Our View: A bow to tyranny as Air Force drops God from oath
The anti-God crowd won again last week when the Air Force Academy dropped the words “so help me God” from its Honor Oath. The academy acted after a complaint from a graduate named Mikey Weinstein, who runs a leftist outfit called the Military Religious Freedom Foundation, which is dedicated to annoying and aggravating the 90 percent of service personnel who consider themselves Christians.
The “so help me God” portion of the oath is now optional, said the academy’s superintendent. “Here at the Academy, we work to build a culture of dignity and respect, and that respect includes the ability of our cadets, Airmen and civilian Airmen to freely practice and exercise their religious preference — or not.” Thus, the general said, “in the spirit of respect, cadets may or may not choose to finish the Honor Oath with ‘So help me God.’ ”
You can see where this kind of thing is going, particularly given the news, from three years ago, that the academy dedicated a pile of rocks on campus, something on the order of a Rocky Mountain Stonehenge, so that pagan cadets can don robes, warble at the moon and hoot with the owls. Perhaps the superintendent will replace “so help me God” with “so help me Endora.”
What’s really frightening about this whole thing isn’t that cadets now have the choice to put the Almighty behind the oath they take. The surrender on that point is hardly a surprise. The frightening thing is this: the motto of the MRFF: “When one proudly dons a U.S. military uniform, there is only one religious symbol: the American flag. There is only one religious scripture: the American Constitution. Finally, there is only one religious faith: American patriotism.”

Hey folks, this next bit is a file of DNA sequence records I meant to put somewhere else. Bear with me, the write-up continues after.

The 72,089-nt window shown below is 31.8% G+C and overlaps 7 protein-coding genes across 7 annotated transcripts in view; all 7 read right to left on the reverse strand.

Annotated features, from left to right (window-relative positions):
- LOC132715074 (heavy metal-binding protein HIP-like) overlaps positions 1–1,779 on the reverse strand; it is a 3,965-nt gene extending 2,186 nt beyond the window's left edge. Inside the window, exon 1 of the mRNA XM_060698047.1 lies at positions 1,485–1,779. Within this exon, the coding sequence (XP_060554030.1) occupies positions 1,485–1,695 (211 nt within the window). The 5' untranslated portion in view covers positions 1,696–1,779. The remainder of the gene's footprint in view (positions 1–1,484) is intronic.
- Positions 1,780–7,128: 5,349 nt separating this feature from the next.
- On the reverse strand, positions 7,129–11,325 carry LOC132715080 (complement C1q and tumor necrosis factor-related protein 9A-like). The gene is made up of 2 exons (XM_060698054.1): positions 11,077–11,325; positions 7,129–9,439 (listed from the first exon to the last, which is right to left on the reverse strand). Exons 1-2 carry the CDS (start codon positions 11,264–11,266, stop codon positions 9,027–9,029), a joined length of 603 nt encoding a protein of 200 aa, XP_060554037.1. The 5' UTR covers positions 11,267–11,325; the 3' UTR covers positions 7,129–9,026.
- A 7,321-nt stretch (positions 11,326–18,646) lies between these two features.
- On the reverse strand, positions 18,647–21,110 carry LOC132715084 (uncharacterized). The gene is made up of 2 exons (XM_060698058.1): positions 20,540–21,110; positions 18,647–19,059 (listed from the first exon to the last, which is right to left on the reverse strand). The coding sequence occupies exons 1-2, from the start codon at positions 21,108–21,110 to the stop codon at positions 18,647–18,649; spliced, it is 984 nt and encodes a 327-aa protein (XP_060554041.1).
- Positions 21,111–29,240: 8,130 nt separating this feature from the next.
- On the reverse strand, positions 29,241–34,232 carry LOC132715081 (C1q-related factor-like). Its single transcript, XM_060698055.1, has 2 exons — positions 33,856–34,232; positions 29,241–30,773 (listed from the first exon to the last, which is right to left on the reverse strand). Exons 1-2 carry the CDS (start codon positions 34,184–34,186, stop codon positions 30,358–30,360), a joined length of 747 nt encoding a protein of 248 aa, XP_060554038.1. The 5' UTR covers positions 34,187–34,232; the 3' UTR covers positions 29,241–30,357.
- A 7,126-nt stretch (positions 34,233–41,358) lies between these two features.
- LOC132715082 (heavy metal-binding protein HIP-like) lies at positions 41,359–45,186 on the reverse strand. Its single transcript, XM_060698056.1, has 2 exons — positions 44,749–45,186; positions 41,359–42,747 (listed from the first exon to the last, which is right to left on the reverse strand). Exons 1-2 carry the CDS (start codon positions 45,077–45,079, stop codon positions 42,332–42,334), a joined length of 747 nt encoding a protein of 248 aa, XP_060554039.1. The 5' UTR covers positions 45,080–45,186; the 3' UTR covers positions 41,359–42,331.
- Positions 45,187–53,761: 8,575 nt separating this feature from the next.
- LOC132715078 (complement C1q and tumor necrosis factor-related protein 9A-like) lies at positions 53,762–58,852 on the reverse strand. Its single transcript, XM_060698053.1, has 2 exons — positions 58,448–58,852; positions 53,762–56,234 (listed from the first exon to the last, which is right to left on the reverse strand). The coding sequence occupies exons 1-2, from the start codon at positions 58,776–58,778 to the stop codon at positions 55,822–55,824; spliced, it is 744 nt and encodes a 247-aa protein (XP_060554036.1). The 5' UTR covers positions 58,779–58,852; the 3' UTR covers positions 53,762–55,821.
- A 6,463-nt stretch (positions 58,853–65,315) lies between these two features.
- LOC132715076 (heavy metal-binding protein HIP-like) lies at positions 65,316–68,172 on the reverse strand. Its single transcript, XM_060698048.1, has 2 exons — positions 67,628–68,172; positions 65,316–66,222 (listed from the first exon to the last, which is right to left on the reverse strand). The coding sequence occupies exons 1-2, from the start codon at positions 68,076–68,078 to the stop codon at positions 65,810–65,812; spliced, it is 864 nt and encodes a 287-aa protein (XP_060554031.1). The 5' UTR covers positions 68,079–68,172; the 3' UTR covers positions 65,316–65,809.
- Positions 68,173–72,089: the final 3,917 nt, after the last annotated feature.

Reading that nonsense, two thoughts come to mind: First, no one in his right mind believes it. The flag is not a religious symbol, the Constitution is not the Word of God, and patriotism is not a religion, at least for someone who understands what patriotism is. Second, everyone understands the MRFF’s real goal: driving yet another explicit symbol of the Christian religion from the public square. “Options” had nothing to do with it. If MRFF gets it way, “options” will soon be a thing of the past, and the only “religious” symbol left at the academy will be that pagan pile of rocks.
The sentiment expressed in the group’s motto would come as news the men who died in agony on Normandy or Tarawa, muttering not the text of the First Amendment, but an Act of Contrition to express sorrow for sin, or some other plea for mercy to the Almighty.
It would come as news to Father Emil Kapaun, the Catholic priest who has received the title Servant of God, the first step on the journey to sainthood, and who received, posthumously, the Medal of Honor from President Obama for his selfless care for fellow prisoners of war during the Korean War. Father Kapaun did not minister to those men because his religion was patriotism; he did so because his religion was Christian, and he saw the face of Christ in each of his fellow GIs.
Indeed it would come as news to about 90 percent of the American people, who wonder, no doubt, just what is wrong with “so help me God.” Then again, they aren’t enlightened as the ministers at the Military Religious Freedom Foundation, an outfit that has less to do with religion and freedom than it does with jamming its leftist dogma down the throat of anyone who wears the uniform of his country.
That isn’t patriotism. It’s tyranny.